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The Complete List of Splinter Cell Games in Chronological & Release Order

Tom Clancy's Splinter Cell

The Complete List of Splinter Cell Games in Chronological & Release Order

In the world of gaming, there are titles that have been instrumental for new and emerging genres. Among them is Tom Clancy’s Splinter Cell, a series that has become synonymous with stealth action-adventure since its debut in 2002. Rooted in the espionage and tactical operations of Sam Fisher, a covert operative in a fictional NSA sub-division called the Third Echelon. The series has offered gamers intricate levels that are designed specifically to be completed in a stealthy fashion, featuring light and darkness as central elements of gameplay.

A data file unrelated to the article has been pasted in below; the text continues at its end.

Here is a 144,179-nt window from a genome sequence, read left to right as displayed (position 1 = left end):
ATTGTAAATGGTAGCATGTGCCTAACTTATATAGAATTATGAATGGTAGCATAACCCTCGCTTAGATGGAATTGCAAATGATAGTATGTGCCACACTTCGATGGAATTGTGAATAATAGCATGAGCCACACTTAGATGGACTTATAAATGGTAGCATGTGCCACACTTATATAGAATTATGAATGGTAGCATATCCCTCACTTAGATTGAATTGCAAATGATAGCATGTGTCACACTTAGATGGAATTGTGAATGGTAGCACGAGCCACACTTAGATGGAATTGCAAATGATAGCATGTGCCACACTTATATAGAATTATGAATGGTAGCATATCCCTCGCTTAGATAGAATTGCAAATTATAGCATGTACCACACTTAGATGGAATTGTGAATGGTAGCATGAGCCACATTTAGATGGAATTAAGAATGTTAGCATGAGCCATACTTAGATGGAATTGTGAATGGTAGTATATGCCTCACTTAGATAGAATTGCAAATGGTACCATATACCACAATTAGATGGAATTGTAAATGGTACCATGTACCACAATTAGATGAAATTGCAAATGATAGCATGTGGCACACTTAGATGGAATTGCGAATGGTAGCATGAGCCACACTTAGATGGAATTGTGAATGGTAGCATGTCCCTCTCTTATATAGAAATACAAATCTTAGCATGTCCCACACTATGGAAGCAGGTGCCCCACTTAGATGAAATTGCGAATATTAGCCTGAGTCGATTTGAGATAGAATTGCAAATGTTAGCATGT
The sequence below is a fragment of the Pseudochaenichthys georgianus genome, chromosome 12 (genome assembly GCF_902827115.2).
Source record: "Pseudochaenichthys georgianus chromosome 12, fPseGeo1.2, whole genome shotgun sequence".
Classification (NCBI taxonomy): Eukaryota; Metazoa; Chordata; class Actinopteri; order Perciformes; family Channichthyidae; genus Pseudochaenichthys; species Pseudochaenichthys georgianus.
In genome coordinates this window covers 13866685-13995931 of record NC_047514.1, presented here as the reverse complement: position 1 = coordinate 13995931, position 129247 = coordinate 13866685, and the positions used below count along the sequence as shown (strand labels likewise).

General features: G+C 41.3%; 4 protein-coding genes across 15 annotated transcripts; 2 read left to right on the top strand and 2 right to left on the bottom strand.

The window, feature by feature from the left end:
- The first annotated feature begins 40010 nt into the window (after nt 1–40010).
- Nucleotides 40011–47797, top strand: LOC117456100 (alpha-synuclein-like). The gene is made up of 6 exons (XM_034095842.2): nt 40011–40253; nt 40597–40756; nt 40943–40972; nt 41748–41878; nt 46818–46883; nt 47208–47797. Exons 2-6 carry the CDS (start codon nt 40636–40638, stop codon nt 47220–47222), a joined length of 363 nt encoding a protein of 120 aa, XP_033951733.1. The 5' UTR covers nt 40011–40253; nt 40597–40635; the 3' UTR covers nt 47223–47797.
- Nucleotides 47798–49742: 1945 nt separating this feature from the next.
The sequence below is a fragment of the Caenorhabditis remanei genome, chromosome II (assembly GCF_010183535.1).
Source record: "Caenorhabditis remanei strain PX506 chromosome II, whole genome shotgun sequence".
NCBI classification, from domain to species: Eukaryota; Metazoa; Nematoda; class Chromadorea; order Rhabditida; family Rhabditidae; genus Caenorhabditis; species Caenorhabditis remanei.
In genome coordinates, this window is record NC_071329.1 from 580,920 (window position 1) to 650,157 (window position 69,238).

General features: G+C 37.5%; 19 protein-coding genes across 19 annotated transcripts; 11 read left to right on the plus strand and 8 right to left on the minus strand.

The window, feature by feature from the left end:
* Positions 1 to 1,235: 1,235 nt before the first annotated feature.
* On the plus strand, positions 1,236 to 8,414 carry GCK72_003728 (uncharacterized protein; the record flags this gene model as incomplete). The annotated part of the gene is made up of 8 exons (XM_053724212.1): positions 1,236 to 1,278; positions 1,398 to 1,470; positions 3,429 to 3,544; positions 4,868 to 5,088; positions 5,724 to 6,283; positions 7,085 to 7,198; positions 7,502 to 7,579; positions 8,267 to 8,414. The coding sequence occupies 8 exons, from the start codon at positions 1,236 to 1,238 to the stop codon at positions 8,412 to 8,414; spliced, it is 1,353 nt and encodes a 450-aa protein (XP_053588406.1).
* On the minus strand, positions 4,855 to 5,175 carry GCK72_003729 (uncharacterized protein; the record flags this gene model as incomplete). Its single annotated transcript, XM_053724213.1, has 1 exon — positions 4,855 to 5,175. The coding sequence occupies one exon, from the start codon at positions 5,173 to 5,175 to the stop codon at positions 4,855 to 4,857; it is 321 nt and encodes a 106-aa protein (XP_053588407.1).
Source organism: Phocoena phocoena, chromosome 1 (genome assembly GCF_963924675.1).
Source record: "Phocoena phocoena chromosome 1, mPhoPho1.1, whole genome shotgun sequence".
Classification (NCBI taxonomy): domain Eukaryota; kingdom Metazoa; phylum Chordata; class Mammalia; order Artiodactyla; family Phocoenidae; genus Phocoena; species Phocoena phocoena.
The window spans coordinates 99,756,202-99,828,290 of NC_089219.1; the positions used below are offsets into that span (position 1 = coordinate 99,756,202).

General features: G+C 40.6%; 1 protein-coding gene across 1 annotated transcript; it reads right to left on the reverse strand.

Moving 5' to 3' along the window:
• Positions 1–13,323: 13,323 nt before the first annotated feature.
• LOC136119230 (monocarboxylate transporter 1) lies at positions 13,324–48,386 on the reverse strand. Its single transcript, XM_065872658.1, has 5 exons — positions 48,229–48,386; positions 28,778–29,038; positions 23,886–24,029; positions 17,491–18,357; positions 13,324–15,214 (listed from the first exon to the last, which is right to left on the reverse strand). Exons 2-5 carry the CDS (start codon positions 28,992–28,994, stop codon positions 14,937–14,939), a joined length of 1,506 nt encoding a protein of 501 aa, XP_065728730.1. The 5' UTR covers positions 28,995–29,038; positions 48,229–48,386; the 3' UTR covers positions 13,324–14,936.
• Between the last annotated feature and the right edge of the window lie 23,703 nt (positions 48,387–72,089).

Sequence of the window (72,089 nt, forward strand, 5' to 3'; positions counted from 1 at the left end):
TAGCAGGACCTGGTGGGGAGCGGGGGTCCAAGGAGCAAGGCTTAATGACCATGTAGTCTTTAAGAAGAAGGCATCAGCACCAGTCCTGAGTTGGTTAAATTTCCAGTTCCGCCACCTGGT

Tom Clancy’s Splinter Cell series has evolved throughout the years in terms of storytelling, gameplay mechanics, and technological advancements. Over its various installments, the series has navigated themes from information warfare to ethical dilemmas. Geopolitical tensions are a staple of the series. Initially focused on solo stealth missions, the franchise expanded its scope to include cooperative and competitive multiplayer modes and even an ever-expanding world of novels. The game series has featured seven different titles, the latest released in 2013. While the future of the series was in the dark for years, it seems now that a remake of the original is in the making.

Here we’ll take a look at all the games in the series in both chronological and release order, starting with the latter.

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Tom Clancy’s Splinter Cell (2002)

Sam Fisher Sneaking in Tom Clancy's Splinter Cell.

©A screenshot for Tom Clancy’s Splinter Cell.